Josh Chin and Liza Lin's Surveillance State is a groundbreaking work of investigative nonfiction on life in China's burgeoning surveillance state
People living in democracies have for decades drawn comfort from the notion that their form of government, for all its flaws, is the best history has managed to produce. Surveillance State
documents with startling detail how even as China's Communist Party pays lip service to democracy as a core value of "socialism with Chinese characteristics," it is striving for something new: a political model that shapes the will of the people not through the ballot box but through the sophisticated--and often brutal--harnessing of data.
On the country's remote Central Asian frontier, where a separatist movement strains against Party control, China's leaders have built a dystopian police state that keeps millions under the constant gaze of security forces armed with AI. Across the country in the city of Hangzhou, the government is weaving a digital utopia, where tech giants help optimize the friction out of daily life. Award-winning journalists Josh Chin and Liza Lin take readers on a journey through both places, and several in between, as they document the Party's ambitious push--aided, in some cases, by American technology--to engineer a new society around the power of digital surveillance.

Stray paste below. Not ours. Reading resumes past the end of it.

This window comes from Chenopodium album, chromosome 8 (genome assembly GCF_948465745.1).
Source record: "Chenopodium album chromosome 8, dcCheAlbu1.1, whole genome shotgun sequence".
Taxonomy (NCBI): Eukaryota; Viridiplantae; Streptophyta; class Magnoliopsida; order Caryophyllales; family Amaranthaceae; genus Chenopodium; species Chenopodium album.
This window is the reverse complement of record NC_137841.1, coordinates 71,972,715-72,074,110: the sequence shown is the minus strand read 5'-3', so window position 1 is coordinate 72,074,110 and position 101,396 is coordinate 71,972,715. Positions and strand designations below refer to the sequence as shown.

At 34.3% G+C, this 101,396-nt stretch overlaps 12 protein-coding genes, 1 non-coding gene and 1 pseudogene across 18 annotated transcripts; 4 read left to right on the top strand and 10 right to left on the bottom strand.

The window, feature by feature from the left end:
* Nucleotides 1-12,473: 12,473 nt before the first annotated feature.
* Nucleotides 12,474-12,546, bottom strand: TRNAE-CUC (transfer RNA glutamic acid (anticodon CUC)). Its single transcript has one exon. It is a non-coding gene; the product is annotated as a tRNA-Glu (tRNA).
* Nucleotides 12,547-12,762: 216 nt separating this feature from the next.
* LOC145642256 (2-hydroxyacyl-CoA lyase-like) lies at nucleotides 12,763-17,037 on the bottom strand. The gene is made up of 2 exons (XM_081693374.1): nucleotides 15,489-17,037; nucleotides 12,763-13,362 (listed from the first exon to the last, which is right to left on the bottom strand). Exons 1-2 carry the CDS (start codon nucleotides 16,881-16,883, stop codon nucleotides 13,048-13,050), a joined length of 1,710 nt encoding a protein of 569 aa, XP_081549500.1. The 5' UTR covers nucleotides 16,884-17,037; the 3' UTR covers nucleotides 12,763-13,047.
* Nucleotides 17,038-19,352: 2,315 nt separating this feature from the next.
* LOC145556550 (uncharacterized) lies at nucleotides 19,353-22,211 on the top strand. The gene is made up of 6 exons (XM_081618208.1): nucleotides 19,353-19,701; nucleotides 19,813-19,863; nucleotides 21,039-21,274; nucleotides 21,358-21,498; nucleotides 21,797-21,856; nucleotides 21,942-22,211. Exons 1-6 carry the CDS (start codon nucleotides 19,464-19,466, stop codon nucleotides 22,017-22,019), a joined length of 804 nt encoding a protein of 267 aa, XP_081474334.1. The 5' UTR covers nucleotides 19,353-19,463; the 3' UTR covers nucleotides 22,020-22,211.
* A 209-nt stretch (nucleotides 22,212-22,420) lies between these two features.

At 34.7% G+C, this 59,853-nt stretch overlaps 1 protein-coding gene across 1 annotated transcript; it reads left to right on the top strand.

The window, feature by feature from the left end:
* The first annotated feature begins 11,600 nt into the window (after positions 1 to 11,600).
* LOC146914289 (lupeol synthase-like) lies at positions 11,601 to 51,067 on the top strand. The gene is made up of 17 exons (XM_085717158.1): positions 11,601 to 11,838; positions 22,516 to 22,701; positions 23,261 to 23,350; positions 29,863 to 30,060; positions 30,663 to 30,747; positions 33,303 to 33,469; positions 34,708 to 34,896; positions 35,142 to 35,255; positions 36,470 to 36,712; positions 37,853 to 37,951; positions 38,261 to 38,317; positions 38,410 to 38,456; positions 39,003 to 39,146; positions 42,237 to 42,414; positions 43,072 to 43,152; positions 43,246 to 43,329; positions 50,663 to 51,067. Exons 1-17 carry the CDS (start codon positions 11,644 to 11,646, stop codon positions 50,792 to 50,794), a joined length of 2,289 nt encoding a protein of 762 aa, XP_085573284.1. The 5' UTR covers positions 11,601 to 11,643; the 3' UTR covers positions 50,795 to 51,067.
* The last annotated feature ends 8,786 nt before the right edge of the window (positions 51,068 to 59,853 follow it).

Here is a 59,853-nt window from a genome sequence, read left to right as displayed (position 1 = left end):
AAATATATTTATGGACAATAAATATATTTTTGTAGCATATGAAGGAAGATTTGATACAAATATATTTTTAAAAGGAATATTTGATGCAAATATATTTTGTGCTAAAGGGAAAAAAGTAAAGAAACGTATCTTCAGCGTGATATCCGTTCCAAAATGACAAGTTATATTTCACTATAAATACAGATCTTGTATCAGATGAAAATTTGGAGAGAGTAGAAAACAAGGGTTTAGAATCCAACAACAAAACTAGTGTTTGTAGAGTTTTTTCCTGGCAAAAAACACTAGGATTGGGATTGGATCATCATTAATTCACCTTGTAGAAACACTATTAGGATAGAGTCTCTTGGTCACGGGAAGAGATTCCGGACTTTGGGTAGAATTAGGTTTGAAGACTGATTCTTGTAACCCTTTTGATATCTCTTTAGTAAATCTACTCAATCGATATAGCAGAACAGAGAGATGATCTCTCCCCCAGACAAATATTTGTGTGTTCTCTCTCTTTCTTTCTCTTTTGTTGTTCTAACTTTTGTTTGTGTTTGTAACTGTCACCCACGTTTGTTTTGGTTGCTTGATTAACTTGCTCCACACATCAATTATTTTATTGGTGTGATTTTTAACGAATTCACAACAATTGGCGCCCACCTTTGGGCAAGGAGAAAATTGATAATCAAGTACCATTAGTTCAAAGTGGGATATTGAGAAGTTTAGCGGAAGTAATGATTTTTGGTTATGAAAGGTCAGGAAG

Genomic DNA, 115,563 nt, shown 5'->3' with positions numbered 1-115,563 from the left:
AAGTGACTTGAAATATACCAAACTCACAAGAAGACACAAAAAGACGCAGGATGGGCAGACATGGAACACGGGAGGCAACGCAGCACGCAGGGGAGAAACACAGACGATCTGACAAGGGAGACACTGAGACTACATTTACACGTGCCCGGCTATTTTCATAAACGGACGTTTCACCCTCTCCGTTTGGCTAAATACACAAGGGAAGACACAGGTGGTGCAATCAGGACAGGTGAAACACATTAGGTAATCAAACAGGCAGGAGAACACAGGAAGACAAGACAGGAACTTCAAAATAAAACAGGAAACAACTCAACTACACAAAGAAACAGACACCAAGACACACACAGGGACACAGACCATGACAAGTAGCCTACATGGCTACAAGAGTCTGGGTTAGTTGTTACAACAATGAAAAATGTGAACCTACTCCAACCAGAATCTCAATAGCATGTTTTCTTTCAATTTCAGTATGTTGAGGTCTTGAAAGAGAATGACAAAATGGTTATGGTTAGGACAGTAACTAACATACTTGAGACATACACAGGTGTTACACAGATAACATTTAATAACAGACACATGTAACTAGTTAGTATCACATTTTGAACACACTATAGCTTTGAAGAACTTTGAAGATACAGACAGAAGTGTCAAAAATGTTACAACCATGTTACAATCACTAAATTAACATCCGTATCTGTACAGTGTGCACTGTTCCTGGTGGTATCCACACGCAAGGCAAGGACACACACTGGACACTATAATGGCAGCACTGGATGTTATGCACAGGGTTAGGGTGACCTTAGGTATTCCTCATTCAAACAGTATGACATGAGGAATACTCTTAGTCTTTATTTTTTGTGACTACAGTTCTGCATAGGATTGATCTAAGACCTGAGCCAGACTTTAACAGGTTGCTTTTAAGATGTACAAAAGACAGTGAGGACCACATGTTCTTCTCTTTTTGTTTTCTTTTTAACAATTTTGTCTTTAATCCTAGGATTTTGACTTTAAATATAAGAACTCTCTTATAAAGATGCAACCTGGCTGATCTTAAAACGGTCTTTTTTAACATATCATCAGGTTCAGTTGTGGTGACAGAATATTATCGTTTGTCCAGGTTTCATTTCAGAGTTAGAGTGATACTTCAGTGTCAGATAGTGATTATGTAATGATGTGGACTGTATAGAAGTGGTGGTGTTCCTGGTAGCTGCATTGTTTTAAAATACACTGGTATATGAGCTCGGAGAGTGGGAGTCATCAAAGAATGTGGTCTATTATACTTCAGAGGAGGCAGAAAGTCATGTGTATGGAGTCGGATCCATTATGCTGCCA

China is hardly alone. As faith in democratic principles wavers, advances in surveillance have upended debate about the balance between security and liberty in countries around the globe, including the US. Succeed or fail, the Chinese experiment has implications for people everywhere.